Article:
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Cleveland firefighter charting new course few women have traveled at Cleveland Hopkins International Airport

Posted at 6:20 PM, Jan 17, 2020
and last updated 2020-01-17 18:57:39-05

CLEVELAND — For the first time ever, the new captain of the Cleveland Hopkins International Airport Fire Team is female.

It's now 2020, so some might wonder why this is a big deal. Well, statistics show in the U.S. just 7 percent of firefighters are women.

"I hope to see more diversity in the fire service. It's time we move the fire service forward," said Capt. Karen Moleterno, Cleveland Hopkins Airport Fire Team.

With her recent promotion, Moleterno hopes to continue changing the face of fire departments.

"I started out in a time when there really wasn't a lot of girls that wanted to do it. I just think young girls out there, if you want to do this job, you just have to go for it. Don't let anybody stop you," Moleterno said.

Breaking through a field dominated by men has not always been the easiest.

"A lot of times I'm the only girl in the room. Some people have tried to throw up roadblocks along the way, but I see it as a challenge," Moleterno said.

Moleterno's passion for the profession ignited when she became an explorer cadet at age 15.

"Chester Township, I'm still there and the assistant fire chief part time," Moleterno said.

She landed with the Aircraft Rescue and Fire Fighting team 16 years ago.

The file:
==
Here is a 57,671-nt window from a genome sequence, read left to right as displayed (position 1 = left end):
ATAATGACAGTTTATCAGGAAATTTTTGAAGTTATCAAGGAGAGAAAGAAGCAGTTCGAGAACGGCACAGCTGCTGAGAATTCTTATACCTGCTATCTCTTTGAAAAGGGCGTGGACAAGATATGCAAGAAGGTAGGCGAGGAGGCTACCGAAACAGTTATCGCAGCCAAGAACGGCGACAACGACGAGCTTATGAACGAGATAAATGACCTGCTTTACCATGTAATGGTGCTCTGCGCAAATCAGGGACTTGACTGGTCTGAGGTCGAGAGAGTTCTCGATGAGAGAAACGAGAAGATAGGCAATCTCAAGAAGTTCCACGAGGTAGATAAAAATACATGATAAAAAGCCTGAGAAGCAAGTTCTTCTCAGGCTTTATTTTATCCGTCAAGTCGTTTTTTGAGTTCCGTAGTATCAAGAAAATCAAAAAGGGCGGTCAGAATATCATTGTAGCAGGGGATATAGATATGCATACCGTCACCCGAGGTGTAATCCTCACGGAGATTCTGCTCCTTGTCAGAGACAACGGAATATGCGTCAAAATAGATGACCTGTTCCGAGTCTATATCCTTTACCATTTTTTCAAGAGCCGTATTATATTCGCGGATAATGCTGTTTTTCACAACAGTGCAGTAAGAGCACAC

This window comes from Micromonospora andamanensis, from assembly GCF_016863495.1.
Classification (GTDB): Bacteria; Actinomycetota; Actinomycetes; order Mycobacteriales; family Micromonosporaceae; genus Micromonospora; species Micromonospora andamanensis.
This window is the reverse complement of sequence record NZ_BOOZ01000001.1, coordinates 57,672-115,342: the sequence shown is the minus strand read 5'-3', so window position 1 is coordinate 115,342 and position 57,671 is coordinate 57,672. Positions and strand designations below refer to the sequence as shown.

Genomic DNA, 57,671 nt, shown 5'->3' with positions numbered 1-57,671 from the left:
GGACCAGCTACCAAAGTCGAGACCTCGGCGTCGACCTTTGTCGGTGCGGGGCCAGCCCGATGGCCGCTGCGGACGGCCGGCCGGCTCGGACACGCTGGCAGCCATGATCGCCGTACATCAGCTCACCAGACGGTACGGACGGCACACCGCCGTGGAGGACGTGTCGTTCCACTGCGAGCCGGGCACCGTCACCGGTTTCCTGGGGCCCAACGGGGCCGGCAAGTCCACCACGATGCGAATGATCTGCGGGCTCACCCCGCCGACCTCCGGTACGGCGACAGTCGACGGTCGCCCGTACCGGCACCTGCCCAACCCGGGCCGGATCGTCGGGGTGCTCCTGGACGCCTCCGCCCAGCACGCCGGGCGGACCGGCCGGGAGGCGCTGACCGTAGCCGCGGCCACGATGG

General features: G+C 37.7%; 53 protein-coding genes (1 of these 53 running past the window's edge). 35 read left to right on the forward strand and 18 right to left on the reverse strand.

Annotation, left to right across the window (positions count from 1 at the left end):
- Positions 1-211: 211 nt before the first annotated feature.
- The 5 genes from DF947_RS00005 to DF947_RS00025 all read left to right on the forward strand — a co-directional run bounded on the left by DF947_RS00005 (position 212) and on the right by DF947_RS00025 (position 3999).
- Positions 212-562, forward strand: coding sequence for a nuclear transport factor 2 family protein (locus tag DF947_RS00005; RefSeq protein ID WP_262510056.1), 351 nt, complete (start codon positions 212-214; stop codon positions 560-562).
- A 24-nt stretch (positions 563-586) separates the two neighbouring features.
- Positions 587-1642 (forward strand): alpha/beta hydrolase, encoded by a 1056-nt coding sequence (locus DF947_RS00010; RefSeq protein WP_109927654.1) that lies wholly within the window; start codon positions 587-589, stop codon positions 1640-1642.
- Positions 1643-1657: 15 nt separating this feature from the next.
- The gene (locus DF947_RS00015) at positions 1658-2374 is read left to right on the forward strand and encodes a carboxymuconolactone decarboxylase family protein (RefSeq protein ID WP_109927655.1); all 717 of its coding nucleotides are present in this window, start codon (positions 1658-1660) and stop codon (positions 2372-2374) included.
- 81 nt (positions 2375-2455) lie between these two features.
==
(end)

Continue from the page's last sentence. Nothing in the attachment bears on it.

"Working at an airport do you have to train for aircraft emergencies,” Molterno said.

That specialized training added a twist you don't find at a traditional fire station.

"Large amounts of fuel, mass casualty incidents. It gives you variety and I think that's what drew me to the airport —the variety," Moleterno said.

The airport department has 55 firefighters— and only five of them are women.

"I don't see a lot of girls trying to do this profession," Moleterno said.

Moleterno isn't sure why that's the case.

"I don't know if they believe that they cannot or they don't want to," she said.

Moleterno thinks it comes down to recruiting, which right now may be falling short.

"Maybe it's my job to reach out to the youth and get to the younger generation of women," Moleterno said.

In her new role, the dedicated public servant is sharing her story of success so that in 10 years becoming the first female captain of a fire department is commonplace.

"I don't think it's rare, I just think it's different. For me, I never noticed the difference. Other people pointed it out to me. I never let it stop me," Moleterno said.

RELATED: Cleveland Hopkins International Airport has first ever female captain